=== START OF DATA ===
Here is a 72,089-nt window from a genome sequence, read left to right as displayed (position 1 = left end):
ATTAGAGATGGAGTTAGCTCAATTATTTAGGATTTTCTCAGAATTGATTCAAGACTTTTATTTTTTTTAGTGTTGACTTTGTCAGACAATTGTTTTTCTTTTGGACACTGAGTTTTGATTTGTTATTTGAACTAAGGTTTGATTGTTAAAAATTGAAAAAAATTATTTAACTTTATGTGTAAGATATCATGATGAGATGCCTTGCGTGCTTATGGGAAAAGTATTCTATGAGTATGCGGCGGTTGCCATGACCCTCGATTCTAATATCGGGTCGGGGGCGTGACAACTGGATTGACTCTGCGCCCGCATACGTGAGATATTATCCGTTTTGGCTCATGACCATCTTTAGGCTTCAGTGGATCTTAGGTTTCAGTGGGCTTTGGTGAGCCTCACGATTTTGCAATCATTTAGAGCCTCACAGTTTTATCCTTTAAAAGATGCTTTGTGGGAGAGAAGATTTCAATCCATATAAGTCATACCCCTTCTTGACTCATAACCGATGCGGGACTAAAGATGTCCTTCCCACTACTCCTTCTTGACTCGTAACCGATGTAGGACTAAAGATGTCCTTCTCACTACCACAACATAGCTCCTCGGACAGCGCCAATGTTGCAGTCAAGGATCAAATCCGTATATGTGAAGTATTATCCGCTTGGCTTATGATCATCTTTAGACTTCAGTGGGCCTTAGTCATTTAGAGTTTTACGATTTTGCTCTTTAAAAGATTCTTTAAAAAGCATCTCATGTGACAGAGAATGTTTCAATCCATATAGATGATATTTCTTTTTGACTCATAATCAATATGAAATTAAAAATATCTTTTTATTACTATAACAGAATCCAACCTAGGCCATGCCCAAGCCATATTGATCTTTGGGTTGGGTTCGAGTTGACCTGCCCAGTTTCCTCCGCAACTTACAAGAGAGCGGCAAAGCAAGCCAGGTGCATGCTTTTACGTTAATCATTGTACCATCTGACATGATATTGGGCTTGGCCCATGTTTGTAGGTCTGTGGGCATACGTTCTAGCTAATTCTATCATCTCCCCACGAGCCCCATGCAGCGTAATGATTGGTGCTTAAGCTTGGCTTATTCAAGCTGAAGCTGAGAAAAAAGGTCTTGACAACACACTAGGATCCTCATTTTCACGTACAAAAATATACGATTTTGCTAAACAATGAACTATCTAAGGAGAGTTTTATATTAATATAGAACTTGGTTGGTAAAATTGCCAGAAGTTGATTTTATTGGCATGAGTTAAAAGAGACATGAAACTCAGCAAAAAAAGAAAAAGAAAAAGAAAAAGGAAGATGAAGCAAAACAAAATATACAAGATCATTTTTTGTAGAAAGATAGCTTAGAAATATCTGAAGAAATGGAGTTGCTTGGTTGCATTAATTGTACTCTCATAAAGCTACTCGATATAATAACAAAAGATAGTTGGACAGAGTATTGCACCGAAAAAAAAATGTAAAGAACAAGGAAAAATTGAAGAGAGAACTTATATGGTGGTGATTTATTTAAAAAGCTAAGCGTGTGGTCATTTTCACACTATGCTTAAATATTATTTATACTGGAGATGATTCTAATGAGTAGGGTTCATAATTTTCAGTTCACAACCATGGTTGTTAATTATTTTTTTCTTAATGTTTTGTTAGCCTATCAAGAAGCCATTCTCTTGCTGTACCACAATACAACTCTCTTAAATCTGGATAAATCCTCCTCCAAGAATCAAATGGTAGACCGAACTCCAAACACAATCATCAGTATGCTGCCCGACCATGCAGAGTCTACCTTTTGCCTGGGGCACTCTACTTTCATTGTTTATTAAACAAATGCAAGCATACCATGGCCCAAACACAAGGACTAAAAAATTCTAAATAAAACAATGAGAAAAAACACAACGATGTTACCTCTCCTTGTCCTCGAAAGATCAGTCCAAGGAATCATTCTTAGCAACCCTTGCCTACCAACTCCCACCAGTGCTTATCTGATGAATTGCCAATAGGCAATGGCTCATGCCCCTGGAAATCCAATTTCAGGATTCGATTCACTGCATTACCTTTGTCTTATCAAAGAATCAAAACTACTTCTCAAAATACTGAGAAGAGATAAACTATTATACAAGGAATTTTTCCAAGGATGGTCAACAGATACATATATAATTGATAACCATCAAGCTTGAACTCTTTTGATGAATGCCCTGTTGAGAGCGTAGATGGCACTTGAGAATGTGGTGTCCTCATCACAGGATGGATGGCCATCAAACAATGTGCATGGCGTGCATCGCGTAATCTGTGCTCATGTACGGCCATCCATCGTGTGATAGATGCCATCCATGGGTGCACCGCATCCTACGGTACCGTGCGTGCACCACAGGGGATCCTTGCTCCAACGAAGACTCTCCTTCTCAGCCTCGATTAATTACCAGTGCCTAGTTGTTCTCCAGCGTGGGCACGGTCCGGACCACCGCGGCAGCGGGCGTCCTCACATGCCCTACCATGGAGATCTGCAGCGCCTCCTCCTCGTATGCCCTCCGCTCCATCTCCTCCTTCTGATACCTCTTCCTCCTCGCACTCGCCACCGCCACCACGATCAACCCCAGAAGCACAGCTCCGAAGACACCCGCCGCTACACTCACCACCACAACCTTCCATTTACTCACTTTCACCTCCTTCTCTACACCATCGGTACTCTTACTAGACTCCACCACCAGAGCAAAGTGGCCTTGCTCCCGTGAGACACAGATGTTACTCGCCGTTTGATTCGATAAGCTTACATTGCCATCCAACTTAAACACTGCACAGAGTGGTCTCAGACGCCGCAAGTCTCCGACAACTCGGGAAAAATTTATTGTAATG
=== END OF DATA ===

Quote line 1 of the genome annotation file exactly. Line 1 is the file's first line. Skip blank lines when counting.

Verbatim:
Here is a 72,089-nt window from a genome sequence, read left to right as displayed (position 1 = left end):